Dave I wished I remembered more of my steel processing lectures from college. They made us Electrical Engineering majors sit through that stuff, and we knew we were never going to use it.
I think I remember some of the details from a project of making new J hooks for my panniers that involved heating the bent hooks up to 400F, followed by an oil quench, and then annealing them at 250F for 20 minutes. I think British Racing Green baked at 275F, and I think there were colors that baked at over 450F. So baking a frame at 500F could anneal stuff that was meant to be tempered. Unfortunately I just don't remember very much about heat treating steel, and that is why I left it as an exercise for the reader. I just don't know the effect on a steel bicycle frame.
I do remember that I contacted Reynolds, and they OKed the melting point of the paint I chose on my Reynolds 853 frame. Some paints need a much higher temp and that is why I avoided them. I don't remember being told limits. I will also concede that Reynolds 853 is more problematic than whatever steel is in the 970 frame.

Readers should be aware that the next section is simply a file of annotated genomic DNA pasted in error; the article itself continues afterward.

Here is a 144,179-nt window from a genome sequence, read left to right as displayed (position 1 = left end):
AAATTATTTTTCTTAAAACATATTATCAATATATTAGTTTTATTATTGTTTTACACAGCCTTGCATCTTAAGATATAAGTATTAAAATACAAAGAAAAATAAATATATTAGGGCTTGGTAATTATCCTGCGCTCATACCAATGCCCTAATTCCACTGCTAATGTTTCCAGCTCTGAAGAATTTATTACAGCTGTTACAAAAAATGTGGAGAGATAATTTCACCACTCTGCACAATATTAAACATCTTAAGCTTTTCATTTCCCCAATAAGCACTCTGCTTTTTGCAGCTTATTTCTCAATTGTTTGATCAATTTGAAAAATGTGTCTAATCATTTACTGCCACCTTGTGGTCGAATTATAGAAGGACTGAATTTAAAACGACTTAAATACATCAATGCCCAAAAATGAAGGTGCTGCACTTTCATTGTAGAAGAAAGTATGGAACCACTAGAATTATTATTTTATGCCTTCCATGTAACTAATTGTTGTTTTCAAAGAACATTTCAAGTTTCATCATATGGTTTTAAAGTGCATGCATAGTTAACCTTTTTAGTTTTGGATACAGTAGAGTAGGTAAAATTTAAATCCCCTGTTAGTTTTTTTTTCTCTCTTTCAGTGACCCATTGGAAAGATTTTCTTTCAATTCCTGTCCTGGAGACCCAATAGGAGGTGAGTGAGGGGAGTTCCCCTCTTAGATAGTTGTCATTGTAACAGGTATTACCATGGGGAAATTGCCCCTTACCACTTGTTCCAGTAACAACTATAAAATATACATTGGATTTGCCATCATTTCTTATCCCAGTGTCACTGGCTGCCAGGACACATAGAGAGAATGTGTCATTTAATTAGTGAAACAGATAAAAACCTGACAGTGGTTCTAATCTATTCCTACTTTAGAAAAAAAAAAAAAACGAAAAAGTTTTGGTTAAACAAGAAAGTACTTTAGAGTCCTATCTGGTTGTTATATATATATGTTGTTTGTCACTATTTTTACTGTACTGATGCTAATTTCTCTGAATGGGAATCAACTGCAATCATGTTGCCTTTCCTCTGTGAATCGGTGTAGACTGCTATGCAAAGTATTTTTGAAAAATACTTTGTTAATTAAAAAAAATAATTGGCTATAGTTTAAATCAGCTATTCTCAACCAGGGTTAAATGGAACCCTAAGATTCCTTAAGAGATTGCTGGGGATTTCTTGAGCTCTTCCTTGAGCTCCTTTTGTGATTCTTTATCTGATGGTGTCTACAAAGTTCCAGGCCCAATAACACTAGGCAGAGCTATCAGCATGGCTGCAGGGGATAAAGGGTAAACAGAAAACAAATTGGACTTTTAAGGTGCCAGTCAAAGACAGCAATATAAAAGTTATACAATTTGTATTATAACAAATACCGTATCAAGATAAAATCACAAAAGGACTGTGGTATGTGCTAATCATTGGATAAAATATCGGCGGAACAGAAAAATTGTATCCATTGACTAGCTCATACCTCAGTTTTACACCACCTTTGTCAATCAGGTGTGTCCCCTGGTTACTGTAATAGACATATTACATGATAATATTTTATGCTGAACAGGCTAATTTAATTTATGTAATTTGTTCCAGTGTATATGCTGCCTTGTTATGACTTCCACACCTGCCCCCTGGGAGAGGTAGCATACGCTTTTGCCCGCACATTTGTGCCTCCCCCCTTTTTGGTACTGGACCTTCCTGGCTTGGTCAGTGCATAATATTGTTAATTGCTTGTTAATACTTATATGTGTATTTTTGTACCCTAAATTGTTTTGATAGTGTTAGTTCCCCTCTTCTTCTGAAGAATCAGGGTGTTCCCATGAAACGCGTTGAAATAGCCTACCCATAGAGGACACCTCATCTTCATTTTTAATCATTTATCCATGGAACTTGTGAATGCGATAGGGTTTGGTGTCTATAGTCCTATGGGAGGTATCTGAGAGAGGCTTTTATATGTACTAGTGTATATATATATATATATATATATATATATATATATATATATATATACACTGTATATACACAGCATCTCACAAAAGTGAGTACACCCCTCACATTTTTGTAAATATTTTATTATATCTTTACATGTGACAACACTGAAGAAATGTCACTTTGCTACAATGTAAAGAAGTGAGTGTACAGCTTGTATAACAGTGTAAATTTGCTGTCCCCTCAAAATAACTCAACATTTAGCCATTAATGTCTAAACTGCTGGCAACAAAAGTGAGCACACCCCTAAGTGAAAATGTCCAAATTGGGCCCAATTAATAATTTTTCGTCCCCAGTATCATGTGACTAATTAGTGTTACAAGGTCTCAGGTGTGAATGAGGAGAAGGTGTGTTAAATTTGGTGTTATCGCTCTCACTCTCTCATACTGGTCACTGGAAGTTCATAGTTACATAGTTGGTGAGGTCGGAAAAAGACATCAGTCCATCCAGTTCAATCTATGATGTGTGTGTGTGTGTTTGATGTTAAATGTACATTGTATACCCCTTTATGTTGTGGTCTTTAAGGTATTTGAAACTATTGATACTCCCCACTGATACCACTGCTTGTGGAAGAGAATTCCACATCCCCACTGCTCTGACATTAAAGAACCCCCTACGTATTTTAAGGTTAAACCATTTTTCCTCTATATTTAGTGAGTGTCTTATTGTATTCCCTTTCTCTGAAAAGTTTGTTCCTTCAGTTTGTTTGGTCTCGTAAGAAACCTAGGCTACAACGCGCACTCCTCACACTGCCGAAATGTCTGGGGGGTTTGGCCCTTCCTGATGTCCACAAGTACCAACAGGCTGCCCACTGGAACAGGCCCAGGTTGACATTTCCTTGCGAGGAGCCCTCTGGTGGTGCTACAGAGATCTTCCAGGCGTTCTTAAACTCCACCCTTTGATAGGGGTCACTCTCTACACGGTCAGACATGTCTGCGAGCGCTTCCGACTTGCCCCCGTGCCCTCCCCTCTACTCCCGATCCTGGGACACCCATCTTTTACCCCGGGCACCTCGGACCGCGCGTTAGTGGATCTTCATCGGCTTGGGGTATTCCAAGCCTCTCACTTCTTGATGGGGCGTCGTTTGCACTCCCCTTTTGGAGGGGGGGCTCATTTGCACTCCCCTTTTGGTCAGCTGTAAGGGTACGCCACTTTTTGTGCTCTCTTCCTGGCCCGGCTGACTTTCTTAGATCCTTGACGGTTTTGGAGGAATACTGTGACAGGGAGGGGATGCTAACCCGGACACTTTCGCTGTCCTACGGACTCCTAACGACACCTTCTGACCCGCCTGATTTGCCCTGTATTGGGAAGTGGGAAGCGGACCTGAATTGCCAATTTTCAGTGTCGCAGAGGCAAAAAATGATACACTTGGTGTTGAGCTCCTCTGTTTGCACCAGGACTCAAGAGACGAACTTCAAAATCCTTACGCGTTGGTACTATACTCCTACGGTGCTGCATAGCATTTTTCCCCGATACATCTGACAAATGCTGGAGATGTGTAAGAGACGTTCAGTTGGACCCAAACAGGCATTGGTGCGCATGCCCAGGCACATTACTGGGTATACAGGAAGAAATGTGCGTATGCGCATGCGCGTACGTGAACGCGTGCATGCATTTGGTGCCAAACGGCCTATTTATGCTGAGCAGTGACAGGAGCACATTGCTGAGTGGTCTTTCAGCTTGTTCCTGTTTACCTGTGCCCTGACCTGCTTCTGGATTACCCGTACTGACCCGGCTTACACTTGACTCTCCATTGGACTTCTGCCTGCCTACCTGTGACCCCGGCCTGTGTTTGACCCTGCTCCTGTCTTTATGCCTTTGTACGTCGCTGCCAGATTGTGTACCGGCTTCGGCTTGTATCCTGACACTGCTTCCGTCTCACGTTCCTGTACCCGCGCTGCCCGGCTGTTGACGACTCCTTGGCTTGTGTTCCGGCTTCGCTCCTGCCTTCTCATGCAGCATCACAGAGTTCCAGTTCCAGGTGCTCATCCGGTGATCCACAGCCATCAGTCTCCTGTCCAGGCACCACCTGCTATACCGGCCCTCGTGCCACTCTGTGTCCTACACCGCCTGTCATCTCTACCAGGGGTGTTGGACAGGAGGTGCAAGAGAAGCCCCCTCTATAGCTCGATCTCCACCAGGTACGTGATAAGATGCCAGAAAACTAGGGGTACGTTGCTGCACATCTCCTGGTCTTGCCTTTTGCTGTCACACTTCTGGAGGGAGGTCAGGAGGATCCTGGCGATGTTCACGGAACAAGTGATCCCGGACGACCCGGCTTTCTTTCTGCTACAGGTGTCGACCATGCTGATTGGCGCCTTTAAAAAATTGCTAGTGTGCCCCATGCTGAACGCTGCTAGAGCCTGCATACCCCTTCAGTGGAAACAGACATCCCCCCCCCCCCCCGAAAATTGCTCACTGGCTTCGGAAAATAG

Bottom line is that I still feel that it may be more complicated than what you have stated, but I am not able to defend my position. There used to be a guy on this forum that seemed to know a lot about chromoly steel, but I have seen a post from him in at least a year.
I still vote for leaving this as an exercise for the reader.